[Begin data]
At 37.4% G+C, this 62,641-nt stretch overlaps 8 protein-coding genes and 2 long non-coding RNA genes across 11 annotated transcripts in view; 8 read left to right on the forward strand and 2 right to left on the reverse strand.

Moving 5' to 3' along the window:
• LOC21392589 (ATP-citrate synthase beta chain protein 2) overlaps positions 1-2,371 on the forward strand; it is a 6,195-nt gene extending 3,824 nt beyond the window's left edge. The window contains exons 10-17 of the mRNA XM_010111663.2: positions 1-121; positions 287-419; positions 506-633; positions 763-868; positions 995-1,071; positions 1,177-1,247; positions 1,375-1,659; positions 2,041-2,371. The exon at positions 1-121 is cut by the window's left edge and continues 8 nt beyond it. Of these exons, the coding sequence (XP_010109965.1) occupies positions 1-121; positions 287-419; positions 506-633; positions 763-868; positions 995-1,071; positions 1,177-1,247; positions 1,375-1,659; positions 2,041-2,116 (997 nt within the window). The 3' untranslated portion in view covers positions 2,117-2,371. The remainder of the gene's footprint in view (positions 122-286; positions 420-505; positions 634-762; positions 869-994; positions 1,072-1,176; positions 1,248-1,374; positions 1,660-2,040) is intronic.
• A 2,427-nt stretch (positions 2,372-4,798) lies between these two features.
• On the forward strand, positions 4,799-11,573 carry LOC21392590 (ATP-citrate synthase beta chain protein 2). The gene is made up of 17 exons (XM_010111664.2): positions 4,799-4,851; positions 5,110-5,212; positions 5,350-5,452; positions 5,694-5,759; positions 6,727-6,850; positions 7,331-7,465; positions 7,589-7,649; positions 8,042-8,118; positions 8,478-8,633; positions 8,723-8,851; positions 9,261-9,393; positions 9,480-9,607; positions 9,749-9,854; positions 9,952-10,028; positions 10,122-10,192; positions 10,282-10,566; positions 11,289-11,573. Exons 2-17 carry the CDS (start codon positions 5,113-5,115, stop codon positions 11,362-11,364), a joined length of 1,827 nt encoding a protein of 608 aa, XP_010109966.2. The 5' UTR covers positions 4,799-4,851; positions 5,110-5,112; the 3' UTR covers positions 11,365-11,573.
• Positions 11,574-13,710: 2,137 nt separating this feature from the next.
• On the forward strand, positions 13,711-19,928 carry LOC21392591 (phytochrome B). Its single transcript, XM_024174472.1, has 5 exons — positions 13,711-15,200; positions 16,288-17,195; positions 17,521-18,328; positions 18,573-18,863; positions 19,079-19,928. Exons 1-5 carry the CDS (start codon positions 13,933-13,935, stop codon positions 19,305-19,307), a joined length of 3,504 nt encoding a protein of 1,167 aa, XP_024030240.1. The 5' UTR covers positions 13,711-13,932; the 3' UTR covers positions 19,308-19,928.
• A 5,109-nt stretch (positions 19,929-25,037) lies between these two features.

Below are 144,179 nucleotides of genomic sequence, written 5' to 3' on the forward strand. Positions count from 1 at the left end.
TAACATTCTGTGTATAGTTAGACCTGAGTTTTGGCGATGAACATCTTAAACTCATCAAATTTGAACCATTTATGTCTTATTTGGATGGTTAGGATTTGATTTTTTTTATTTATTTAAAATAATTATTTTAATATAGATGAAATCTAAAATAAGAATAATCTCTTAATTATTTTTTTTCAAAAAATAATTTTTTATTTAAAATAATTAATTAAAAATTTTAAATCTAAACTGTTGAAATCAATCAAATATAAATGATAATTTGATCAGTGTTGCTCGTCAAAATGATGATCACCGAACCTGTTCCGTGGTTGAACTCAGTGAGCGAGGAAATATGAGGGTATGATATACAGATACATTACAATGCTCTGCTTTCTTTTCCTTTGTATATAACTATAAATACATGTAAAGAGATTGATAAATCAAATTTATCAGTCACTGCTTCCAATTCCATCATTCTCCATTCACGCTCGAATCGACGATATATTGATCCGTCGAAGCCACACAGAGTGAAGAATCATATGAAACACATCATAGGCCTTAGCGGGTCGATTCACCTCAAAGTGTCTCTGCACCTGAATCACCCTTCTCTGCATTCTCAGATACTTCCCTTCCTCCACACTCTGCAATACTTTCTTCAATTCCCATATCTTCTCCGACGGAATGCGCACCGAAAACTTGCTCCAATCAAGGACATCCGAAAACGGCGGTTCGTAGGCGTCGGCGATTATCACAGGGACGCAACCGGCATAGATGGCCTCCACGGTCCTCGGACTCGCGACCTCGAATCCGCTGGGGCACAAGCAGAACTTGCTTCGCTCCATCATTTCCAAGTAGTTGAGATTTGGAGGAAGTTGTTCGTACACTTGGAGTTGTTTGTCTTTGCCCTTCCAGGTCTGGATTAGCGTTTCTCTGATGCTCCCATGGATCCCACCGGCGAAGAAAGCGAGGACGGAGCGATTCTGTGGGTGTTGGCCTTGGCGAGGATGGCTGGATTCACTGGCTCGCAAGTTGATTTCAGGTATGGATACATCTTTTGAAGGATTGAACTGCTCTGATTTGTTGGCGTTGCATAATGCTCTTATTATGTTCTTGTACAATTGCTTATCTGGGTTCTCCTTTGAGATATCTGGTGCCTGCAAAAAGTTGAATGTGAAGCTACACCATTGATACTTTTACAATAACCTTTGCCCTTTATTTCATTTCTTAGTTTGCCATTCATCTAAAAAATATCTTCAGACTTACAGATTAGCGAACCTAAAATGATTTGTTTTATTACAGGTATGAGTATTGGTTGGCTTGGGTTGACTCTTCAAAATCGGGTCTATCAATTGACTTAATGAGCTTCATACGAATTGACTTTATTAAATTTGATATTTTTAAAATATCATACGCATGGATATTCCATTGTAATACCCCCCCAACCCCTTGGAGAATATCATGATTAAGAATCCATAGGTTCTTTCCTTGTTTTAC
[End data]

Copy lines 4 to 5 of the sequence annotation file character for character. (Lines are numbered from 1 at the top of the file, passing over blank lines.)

• A 2,427-nt stretch (positions 2,372-4,798) lies between these two features.
• On the forward strand, positions 4,799-11,573 carry LOC21392590 (ATP-citrate synthase beta chain protein 2). The gene is made up of 17 exons (XM_010111664.2): positions 4,799-4,851; positions 5,110-5,212; positions 5,350-5,452; positions 5,694-5,759; positions 6,727-6,850; positions 7,331-7,465; positions 7,589-7,649; positions 8,042-8,118; positions 8,478-8,633; positions 8,723-8,851; positions 9,261-9,393; positions 9,480-9,607; positions 9,749-9,854; positions 9,952-10,028; positions 10,122-10,192; positions 10,282-10,566; positions 11,289-11,573. Exons 2-17 carry the CDS (start codon positions 5,113-5,115, stop codon positions 11,362-11,364), a joined length of 1,827 nt encoding a protein of 608 aa, XP_010109966.2. The 5' UTR covers positions 4,799-4,851; positions 5,110-5,112; the 3' UTR covers positions 11,365-11,573.